The White House Revealed The Finances Of Trump’s Top Staff. Here Are Some Of The Key Disclosures.
On Friday night, the White House began publicly releasing financial disclosure forms for senior officials in the Trump administration.
A handful of staff — like Jared Kushner, President Trump's son-in-law and senior adviser, and Gary Cohn, the former Goldman Sachs president who is now the National Economic Council director — are very rich. Some — like White House senior strategist Steve Bannon — are merely wealthy. Others made incomes in the low six-figures before joining the White House.
Rather than posting the disclosure forms online, however, news outlets had to specify — one by one — which staffers' forms they wanted to receive. The White House later began emailing them to requesting publications.
And so, as the night wore on, reporters — and the public — learned a little bit about the team Trump has brought into the White House.
Bannon made more than $1,000,000 last year — with $191,000 coming from Breitbart and more than $490,000 coming from Bannon Strategic Advisors, Inc., but with significant amounts coming from several other enterprises. For example, Bannon received $100,000 from Citizens United Production IV, LLC, for "director fees." He made more than $125,000 in "consulting fees" from Cambridge Analytica LLC, and more than $160,000 came from Glittering Steel, a production company that the Daily Beast previously connected to Bannon.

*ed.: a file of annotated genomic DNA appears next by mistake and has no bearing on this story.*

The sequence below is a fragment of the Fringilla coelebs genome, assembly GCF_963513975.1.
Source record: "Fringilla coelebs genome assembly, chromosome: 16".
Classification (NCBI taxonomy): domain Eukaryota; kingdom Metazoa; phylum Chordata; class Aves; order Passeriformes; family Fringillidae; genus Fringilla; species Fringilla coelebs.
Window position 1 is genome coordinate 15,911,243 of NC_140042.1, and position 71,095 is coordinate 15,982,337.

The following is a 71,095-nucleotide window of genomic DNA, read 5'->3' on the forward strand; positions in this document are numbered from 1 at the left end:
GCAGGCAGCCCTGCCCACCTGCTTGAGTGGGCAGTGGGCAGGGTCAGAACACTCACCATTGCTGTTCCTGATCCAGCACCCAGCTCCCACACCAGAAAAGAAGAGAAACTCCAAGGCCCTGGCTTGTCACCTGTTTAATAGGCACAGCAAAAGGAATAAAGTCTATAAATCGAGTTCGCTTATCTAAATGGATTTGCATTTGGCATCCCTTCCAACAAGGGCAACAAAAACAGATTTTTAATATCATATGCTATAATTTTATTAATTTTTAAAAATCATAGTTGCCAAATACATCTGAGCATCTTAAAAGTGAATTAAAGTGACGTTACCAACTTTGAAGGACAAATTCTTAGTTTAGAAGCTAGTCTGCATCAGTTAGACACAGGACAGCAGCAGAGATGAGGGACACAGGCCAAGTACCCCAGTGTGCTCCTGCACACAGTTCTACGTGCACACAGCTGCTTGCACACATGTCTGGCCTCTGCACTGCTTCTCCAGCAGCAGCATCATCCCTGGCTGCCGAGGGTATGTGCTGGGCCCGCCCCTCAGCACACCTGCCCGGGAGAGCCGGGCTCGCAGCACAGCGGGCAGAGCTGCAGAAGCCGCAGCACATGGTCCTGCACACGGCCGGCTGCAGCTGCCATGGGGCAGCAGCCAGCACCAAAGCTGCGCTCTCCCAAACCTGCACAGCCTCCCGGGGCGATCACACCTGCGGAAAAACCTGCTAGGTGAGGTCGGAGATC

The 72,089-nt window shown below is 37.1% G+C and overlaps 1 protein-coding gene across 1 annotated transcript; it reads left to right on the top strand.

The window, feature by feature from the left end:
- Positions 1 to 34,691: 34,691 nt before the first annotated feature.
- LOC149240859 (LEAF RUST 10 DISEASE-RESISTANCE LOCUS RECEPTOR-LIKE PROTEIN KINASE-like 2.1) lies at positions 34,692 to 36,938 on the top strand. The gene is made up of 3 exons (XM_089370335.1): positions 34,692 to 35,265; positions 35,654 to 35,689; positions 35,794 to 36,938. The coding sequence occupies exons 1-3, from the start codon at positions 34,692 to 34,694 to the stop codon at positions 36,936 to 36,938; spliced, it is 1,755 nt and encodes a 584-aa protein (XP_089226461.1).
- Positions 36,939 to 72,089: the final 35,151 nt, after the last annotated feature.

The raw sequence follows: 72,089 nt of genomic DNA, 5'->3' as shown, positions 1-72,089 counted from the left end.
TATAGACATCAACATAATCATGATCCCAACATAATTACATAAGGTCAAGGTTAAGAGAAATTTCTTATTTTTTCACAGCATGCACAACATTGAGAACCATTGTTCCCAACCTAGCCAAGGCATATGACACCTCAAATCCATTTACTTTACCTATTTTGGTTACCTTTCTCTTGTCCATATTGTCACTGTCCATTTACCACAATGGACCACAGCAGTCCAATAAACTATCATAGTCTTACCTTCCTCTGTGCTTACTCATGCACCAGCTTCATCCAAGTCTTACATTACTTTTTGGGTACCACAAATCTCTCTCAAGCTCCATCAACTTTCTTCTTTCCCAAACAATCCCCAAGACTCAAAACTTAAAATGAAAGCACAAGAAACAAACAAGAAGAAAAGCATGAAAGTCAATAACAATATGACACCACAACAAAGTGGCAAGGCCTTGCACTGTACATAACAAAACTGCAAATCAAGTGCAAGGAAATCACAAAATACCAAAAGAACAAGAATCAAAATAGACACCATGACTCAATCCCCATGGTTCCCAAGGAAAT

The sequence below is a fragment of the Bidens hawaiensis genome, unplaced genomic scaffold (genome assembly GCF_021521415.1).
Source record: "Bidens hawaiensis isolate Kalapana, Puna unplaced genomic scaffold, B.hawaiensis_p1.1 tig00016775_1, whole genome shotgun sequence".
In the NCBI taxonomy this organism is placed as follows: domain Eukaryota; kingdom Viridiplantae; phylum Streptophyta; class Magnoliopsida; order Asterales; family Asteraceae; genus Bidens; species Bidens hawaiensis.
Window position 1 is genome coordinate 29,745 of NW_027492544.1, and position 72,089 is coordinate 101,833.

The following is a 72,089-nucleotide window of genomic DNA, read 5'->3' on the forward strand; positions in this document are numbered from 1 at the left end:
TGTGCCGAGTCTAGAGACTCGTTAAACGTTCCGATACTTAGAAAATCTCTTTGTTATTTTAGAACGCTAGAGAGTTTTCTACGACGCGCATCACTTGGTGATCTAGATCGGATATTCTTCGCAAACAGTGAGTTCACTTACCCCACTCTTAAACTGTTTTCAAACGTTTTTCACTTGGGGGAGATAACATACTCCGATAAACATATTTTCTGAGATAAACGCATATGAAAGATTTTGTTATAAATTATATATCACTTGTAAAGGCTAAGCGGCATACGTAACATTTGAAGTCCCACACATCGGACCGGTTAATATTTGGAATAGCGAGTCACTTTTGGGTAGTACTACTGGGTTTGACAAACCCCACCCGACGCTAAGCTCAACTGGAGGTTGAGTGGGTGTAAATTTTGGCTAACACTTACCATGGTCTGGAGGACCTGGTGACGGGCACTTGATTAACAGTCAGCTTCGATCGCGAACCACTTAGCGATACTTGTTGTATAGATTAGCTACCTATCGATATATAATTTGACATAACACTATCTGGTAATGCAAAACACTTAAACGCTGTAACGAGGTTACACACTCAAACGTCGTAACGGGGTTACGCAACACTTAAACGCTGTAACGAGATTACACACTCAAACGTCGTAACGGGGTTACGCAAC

Ivanka Trump's business trust is worth more than $50 million, the 54-page disclosure form filed by Jared Kushner revealed.
Kellyanne Conway, one of the president’s most recognizable advisers, made more than $800,000 from her polling and consulting firm, inc./Woman Trend, according to her disclosures.
President Trump's social media adviser, Dan Scavino, made $300,000 over the past year before joining the White House — through his work on the Trump campaign and transition and other political consulting work.
KT McFarland, the deputy national security adviser who had previously been a Fox News analyst, made a little more than $60,000 from the cable news station — but more than double that from paid speeches (which came in about $10,000 a speech, on average) and a $42,500 book advance.